Translated loosely, this star is actually ionizing the gas near it, making an orb-shaped area of glowing hydrogen gas. Its size is governed by the density of both the gas and dust that surround Bond's Star. This "exciting" star of our show is more properly known as Nu Orionis and near it resides in a dense concentration of neutral material known as the "Orion Ridge." It is this combination of dust - mixed with gases - that make for a well balanced area of star formation.
And besides... It's just cool!
Sunday, January 19 - Johann Bode was born today in 1747. He was the publicizer of the Titus-Bode law, a nearly geometric progression of the distances of the planets from the Sun. Also born today, but in 1851, was Jacobus Kapteyn. Kapteyn studied the distribution and motion of half a million stars and created the first modern model of the size and structure of the Milky Way Galaxy.
With plenty of dark sky early tonight, let's head around a fingerwidth northeast of Zeta Orionis and right on the celestial equator for a delightful bright nebula known as M78 (Right Ascension: 5 : 46.7 - Declination: +00 : 03). This is both a binocular and small telescope Messier challenge object.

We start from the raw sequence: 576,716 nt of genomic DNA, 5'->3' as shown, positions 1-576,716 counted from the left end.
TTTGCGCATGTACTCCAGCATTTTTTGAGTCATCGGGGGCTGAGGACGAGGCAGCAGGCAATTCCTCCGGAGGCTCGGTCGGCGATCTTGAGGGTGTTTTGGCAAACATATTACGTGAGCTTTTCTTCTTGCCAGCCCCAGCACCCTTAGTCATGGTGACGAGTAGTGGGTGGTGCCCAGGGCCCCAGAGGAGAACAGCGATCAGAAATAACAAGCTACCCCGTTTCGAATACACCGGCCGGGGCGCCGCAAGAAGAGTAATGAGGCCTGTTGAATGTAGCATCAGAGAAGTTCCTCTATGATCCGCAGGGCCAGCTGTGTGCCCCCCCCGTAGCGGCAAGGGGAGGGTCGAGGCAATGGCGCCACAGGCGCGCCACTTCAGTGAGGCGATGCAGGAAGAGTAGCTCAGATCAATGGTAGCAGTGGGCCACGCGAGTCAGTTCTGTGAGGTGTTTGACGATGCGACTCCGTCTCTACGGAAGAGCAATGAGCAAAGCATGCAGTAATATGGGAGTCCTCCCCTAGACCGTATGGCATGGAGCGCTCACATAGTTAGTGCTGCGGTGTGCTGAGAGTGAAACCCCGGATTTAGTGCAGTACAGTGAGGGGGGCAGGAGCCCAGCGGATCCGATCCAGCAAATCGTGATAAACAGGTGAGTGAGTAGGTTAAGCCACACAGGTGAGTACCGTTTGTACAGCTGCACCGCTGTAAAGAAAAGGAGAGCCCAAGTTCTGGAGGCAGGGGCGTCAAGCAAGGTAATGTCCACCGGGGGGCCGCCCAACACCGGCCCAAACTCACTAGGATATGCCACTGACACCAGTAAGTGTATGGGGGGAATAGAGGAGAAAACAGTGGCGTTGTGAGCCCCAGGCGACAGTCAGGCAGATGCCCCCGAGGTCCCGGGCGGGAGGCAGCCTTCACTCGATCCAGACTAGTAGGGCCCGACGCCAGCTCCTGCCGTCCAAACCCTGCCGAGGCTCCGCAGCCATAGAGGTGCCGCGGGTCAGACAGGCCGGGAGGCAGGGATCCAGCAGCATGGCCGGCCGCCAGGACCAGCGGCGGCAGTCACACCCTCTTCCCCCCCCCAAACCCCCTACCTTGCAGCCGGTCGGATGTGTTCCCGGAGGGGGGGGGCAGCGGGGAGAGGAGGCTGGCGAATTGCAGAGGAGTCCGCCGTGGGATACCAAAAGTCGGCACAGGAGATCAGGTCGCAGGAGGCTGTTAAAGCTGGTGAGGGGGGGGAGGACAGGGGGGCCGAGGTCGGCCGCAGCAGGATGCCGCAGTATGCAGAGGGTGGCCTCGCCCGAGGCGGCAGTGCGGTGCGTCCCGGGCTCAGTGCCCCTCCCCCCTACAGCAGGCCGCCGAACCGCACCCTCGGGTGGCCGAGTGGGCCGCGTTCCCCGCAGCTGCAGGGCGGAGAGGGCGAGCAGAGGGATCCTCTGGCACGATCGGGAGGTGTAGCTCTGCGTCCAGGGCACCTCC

Often overlooked in favor of the Great Orion Nebula, this 8th magnitude diffuse area is easily captured under dark skies. Discovered by Pierre Mechain in 1789, M78 is part of the vast complex of nebulae and star birth that comprise the Orion region. Fueled by twin 10th magnitude stars, the nebula almost appears to binoculars to resemble a "double comet." Upon close scrutiny with a telescope, observers will note two lobes separated by a dark band of dust. Each lobe bears its own designation - NGC 2067 to the north and NGC 2064 to the south.